Esther Inglis was raised in Edinburgh, Scotland, by parents who were Protestant refugees from France (her surname is an Anglicized version of her father's, Langlois). Her father was Master of the French School in Edinburgh, and her mother was a calligrapher. Like a small number of European daughters of forward-thinking, well-educated parents, Inglis was given a good home-school education; she was probably taught the humanities by her father, and calligraphy by her mother. In 1596 she married Batholomew Kello, who was a clergyman but who also worked as a clerk for James VI's Scottish court. The couple moved to London by 1604 when James became king of England, and returned to Edinburgh in 1615, remaining there for the rest of Inglis's life. They had six children, four of whom survived to adulthood.
At a young age, Inglis had begun producing books; the texts were transcriptions of religious works, beautifully hand-written and illustrated. After her marriage, she served as a scribe for Kello in his court-related work, but continued to produce her own books, eventually earning a reputation as one of the finest calligraphers in the British Isles. In addition to creating lovely borders and illustrations, she also embroidered some of her books' covers with silver and gold thread and adorned them with seed pearls.
One of her specialties was producing as novelty items miniature volumes - about sixty in total, records show - each one two or three inches square, with the same kind of masterful illustrations as in the larger books but pared down in size as if to flaunt her expertise. Another razzle-dazzle trick of hers was to use a different handwriting for each page of a book. Inglis always signed her work, and often included self-portraits within them. This was a woman who did not suffer from a lack of self-confidence.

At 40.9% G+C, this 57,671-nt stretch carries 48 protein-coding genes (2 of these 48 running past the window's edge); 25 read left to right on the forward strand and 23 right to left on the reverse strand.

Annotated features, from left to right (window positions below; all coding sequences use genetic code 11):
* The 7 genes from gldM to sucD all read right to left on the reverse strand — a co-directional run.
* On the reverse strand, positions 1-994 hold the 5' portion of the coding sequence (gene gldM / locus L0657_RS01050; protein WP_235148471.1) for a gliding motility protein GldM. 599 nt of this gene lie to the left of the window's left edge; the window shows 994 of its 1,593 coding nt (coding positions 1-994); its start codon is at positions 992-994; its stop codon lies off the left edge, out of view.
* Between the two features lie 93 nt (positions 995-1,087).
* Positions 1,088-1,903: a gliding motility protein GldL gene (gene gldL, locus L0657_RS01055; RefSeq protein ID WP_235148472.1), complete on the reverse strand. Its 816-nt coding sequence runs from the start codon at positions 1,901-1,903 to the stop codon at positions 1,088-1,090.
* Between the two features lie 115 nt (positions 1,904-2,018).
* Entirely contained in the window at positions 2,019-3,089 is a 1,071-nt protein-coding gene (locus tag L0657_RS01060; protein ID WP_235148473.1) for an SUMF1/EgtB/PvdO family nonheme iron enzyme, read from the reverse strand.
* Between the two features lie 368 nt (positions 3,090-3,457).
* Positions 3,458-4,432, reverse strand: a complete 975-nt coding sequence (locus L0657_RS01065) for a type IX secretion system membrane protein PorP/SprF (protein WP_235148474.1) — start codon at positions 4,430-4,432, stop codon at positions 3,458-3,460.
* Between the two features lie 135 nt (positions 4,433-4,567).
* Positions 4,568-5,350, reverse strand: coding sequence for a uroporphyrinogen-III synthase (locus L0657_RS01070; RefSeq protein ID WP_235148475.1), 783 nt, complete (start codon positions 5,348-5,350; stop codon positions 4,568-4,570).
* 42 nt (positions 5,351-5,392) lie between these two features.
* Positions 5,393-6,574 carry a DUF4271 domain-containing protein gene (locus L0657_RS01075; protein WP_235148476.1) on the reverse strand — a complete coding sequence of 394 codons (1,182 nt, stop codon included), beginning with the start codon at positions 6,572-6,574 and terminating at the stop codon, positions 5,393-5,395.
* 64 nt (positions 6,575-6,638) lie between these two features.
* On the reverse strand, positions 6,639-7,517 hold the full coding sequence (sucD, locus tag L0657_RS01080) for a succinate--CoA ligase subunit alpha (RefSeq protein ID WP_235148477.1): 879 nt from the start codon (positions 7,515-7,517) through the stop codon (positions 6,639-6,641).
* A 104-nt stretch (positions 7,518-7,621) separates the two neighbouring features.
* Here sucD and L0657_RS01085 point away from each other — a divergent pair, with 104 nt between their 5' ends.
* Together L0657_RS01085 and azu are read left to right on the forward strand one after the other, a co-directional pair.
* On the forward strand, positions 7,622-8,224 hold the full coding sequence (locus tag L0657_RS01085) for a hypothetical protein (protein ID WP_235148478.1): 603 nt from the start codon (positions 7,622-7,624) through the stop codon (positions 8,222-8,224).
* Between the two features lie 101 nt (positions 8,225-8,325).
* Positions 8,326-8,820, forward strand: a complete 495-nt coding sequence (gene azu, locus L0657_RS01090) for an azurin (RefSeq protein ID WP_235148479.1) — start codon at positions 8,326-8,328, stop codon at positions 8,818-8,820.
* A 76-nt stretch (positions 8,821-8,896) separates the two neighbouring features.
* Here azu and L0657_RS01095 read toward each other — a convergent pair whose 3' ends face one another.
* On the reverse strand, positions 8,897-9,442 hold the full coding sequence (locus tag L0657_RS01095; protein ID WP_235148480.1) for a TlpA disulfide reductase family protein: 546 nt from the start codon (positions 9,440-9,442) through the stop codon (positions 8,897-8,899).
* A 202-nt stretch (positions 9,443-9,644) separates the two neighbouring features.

As you might imagine, marketing in the 16th-century wasn't quite as sophisticated as it is now, but Inglis and her husband were tireless entrepreneurs. Reading about Inglis gives one the feeling that if she were alive today, she would be all over every form of social media and maybe even thinking up a few new forms on her own. Inglis's practice was to dedicate each completed volume to a wealthy and/or powerful and/or royal person whom she didn't personally know, and her husband, acting as her publicist, would deliver them and hope for acceptance and payment from the recipients. ("Hi! Are Will and Kate home? When do you think they'll be back?") Often the books would include flattering letters and poems written by Kello in praise of the donees, signing himself as the "husband of the book's adorner." After 1605, Inglis began making these unsolicited deliveries herself to the homes of the well-connected (generally Protestant) Londoners to whom she chose to dedicate the books.
From 1607 until 1614, Inglis appears to have produced a total of only eight books. This period coincided with the time when her husband was employed as rector of a church in Essex, which might suggest that the couple felt they no longer had to rely on her calligraphy income. But although Inglis's work was very highly regarded during her lifetime, she died in debt. Sad, right? After all that hard work? Ah, but we know what Robert Burns, Inglis's fellow Scotsman, had to say about the best-laid plans of mice and men...